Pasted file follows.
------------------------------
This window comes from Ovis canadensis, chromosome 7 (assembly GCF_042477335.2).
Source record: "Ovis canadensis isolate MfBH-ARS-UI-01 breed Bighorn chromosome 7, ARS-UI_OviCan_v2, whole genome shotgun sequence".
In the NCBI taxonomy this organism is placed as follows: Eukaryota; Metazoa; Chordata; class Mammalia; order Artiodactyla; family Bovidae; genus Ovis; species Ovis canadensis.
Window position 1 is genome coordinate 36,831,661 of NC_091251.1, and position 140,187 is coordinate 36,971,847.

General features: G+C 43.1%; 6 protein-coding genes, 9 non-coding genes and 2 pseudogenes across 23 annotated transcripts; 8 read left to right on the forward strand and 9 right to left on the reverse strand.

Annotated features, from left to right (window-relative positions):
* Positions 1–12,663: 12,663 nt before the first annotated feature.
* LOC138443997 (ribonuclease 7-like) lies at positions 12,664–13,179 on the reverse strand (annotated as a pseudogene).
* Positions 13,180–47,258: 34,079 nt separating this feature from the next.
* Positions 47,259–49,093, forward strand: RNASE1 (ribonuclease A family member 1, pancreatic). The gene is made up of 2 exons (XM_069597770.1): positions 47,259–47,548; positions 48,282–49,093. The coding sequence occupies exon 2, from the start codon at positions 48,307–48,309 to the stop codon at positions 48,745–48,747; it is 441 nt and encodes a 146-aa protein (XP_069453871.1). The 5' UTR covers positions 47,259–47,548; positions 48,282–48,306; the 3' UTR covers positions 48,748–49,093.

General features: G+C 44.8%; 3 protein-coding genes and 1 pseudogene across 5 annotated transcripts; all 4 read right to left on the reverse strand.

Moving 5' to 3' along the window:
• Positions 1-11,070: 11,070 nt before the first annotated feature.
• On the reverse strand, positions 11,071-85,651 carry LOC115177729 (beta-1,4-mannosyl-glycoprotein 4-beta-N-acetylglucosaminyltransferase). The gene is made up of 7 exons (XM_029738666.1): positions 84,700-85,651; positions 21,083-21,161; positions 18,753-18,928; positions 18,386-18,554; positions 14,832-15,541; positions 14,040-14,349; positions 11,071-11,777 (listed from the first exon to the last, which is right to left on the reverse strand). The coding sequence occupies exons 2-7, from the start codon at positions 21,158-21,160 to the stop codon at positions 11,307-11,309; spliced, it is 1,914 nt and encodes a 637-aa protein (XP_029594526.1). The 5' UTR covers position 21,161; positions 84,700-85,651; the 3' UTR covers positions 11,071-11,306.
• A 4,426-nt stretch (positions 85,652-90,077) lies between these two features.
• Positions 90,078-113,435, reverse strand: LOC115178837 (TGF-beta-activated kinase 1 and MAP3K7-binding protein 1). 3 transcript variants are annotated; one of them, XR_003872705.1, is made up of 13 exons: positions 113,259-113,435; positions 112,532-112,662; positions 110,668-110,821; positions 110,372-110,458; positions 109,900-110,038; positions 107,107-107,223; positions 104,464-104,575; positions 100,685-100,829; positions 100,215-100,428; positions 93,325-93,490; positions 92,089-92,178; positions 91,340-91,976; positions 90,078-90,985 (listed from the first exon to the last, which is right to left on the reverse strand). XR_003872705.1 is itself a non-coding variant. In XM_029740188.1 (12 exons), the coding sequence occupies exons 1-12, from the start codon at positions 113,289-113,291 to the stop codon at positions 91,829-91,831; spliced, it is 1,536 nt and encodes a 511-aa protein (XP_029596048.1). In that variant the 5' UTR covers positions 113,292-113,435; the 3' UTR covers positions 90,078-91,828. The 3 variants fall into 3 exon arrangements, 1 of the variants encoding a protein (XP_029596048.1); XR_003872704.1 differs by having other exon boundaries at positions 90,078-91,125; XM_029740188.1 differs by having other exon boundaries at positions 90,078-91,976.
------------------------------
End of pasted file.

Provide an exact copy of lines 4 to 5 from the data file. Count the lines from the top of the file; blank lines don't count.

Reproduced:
Window position 1 is genome coordinate 36,831,661 of NC_091251.1, and position 140,187 is coordinate 36,971,847.

General features: G+C 43.1%; 6 protein-coding genes, 9 non-coding genes and 2 pseudogenes across 23 annotated transcripts; 8 read left to right on the forward strand and 9 right to left on the reverse strand.